Interaction Design Best Practices

Interaction design is something that you really don’t want to go wrong. The fact of the matter is that, no matter how capable your software is under the hood, how effective and efficient it is, this isn’t what the user sees. Your interface, the interaction methodologies present, and the overall tangible aspects are what the user sees. To the user, this is the program, not the abstract mechanisms happening behind the scenes.

This means that if your interaction design goes wrong, it’s a disaster. Once upon a time, in a bygone, eldritch era, computers weren’t a wide consumer product, and only trained individuals interacted with them. At this time, software was difficult, complex and very intricate to operate, which reinforced the rift between users and non-users of computers.

With the advent of easier to use GUI design, and increasing power in computers to make them capable of a wider range of tasks, thus making their saturation of the private sector possible, the design philosophy for interacting with software had to change rapidly. This is still an evolving, ever-changing science, as new technologies, new platforms, new software types and user culture shift and progress.

But, the past and the future are not of consequence here. We’re going to briefly touch on three best practices when it comes to interaction principles right now.

#1 – Design for Learnability

Penetration of a market is one of the hurdles when it comes to how your interaction works. Software that is easy and logical to use once learned, isn’t worth much if learning it is a trial worthy of Hercules or Perseus. A lot of very powerful, well-designed software has not succeeded to the level it could because learning the software starting out required so many tutorials, research and practice to become natural.

Adobe’s software has a reputation for being somewhat hard to learn, as once did Microsoft’s Office software. You will notice that recent revisions of how the interactions, presentation and layout of their software have changed so that it’s easy to learn by experience.

#2 – Design for Familiarity

I’ve said this in previous similar pieces, but this is something I have to reinforce every opportunity I get. By this point, certain types of controls, forms and layout patterns have become familiar to users. Scrollbars, textboxes, buttons, combo boxes, other similar controls – users instantly recognize their purpose, and will deduce that different combinations of these probably serve specific purposes.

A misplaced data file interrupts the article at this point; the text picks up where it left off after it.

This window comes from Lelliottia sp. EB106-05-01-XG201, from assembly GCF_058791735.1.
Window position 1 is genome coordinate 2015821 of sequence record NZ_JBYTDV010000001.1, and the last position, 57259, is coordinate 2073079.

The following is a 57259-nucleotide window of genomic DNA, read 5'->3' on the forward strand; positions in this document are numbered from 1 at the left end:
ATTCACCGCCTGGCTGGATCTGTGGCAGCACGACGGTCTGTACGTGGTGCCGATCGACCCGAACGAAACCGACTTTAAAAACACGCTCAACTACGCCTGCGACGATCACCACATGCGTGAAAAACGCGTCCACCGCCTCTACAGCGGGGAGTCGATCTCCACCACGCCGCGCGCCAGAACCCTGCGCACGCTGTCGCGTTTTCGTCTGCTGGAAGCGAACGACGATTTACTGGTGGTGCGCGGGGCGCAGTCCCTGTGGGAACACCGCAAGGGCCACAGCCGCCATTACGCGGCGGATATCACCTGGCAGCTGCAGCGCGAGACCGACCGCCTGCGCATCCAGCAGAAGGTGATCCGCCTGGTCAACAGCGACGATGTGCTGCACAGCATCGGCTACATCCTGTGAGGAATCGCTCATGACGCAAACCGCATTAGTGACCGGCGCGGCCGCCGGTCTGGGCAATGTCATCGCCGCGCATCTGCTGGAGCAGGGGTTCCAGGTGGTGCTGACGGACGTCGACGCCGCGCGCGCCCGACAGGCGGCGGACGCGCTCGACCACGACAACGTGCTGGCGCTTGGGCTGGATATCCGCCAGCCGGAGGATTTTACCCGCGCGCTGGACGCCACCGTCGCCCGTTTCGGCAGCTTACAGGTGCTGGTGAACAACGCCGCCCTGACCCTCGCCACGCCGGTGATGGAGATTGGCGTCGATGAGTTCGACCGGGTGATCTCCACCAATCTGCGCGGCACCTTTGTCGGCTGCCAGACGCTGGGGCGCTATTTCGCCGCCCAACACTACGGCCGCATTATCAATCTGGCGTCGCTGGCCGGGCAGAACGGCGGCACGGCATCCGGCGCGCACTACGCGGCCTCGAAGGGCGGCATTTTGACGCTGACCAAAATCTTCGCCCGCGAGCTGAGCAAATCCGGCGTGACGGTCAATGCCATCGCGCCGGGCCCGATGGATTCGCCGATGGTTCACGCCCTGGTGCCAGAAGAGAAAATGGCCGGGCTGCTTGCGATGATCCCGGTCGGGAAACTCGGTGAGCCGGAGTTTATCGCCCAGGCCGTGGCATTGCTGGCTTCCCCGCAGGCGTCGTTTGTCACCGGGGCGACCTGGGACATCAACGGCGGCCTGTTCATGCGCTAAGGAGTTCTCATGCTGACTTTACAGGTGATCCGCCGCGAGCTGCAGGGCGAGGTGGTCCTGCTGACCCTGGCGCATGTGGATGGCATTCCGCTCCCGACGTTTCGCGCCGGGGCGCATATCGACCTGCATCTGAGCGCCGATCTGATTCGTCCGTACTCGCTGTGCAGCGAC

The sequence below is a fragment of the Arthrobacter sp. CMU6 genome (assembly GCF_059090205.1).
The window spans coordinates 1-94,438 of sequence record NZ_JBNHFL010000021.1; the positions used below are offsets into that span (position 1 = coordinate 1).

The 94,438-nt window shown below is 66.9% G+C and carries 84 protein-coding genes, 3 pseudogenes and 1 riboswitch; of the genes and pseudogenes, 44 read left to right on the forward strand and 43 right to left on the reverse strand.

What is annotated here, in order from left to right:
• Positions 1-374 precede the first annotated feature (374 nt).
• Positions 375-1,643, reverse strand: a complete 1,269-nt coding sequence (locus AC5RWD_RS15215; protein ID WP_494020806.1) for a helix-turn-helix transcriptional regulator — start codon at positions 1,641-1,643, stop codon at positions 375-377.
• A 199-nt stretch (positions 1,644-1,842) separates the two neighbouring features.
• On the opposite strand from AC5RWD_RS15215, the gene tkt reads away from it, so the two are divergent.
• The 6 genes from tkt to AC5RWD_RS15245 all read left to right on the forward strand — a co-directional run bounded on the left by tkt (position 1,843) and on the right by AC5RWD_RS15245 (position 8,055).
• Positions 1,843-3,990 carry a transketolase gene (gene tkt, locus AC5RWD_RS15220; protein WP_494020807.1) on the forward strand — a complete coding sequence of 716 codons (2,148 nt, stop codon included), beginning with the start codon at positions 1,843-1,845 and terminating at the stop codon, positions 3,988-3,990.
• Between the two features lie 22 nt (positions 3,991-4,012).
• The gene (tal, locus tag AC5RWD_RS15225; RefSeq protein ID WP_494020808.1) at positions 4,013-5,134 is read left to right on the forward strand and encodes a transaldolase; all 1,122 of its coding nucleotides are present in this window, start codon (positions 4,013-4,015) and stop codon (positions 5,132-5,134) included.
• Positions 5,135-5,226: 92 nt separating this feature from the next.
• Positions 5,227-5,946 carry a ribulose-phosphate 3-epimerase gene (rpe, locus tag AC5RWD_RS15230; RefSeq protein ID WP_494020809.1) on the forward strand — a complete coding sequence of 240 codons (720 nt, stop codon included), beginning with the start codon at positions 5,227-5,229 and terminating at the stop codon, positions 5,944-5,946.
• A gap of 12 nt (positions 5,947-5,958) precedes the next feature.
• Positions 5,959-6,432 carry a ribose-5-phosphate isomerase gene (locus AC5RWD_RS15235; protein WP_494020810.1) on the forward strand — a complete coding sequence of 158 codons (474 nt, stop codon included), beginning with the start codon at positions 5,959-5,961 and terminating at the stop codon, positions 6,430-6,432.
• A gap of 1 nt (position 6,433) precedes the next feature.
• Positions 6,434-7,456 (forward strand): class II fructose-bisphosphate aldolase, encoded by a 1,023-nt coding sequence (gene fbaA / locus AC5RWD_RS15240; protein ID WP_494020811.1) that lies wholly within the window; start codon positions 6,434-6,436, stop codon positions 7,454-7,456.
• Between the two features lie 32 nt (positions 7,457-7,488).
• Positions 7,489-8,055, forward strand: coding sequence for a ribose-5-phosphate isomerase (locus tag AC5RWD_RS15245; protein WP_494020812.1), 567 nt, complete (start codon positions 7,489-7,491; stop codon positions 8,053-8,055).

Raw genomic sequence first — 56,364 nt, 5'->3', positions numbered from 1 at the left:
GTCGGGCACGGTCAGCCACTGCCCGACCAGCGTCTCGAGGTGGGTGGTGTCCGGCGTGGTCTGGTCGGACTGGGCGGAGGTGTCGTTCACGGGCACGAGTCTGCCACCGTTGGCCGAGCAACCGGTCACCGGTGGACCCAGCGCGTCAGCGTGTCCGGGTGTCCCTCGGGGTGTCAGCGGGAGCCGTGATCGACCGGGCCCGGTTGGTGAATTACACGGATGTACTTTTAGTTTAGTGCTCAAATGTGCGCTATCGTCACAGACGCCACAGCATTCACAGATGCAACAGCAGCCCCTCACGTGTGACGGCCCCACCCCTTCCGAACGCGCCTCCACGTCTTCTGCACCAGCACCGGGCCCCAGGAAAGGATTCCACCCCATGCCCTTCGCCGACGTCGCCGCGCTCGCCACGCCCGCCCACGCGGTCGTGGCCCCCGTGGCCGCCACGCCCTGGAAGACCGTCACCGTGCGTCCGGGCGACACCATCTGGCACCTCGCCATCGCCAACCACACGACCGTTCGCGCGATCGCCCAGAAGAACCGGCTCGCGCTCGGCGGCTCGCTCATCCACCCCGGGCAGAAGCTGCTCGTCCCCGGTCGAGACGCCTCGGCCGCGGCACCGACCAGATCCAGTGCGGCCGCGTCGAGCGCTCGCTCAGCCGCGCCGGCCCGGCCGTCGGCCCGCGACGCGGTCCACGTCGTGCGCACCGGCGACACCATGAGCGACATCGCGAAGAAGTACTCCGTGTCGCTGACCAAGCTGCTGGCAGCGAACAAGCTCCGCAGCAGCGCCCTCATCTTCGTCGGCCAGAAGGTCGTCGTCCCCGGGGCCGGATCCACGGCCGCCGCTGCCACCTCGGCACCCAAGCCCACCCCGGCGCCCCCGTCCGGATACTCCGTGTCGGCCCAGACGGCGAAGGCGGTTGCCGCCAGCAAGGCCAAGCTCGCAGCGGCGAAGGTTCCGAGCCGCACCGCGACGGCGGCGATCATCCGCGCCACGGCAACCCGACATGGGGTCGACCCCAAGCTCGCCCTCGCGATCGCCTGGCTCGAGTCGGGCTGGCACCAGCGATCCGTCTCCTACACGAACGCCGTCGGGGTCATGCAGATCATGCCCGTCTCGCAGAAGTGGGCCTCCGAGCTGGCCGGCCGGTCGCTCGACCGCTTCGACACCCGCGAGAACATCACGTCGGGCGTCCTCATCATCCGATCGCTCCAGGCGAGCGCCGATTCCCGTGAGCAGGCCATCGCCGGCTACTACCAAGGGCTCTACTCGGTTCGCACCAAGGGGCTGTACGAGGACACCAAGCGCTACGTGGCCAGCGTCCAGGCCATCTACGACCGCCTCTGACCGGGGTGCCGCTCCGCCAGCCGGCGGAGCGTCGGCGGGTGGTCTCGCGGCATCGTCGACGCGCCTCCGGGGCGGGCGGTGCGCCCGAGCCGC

This lends to the learnability I mentioned above, and it also makes efficient interaction by instinct much more achievable, if you use standard components that users recognize, and don’t overdo custom controls or obscure designs just to look pretty and unique.

#3 – Be Gentle with Navigation

Ok, this one’s kind of hard to put into words, but I’m going to do my best. Whenever your design calls for a procedural set of steps to complete an overall task, it’s a common mistake to make each step too insular, causing a long series of passing through forms and dialogs to get a task completed, taking the user on a long journey through a lot of input and output.

This is not only exhausting and tiresome to a user, it’s easy to get very lost and lose one’s place, fail to mention the inefficiency of this. It’s much better to centralize and consolidate the components of a task with less navigation. But, remember, there’s a balance there, to avoid crowding the UI.

Interaction design is important. Spend a lot of time testing, retesting and studying your demographics, so that your interface and usability help put the power of your software in the hands of users, rather than creating a rift.


Jessica is the Lead Author & Editor of UsabilityLab Blog. Jessica writes for the UsabilityLab blog to create a source for news and discussion about some of the issues, challenges, news, and ideas relating to usability.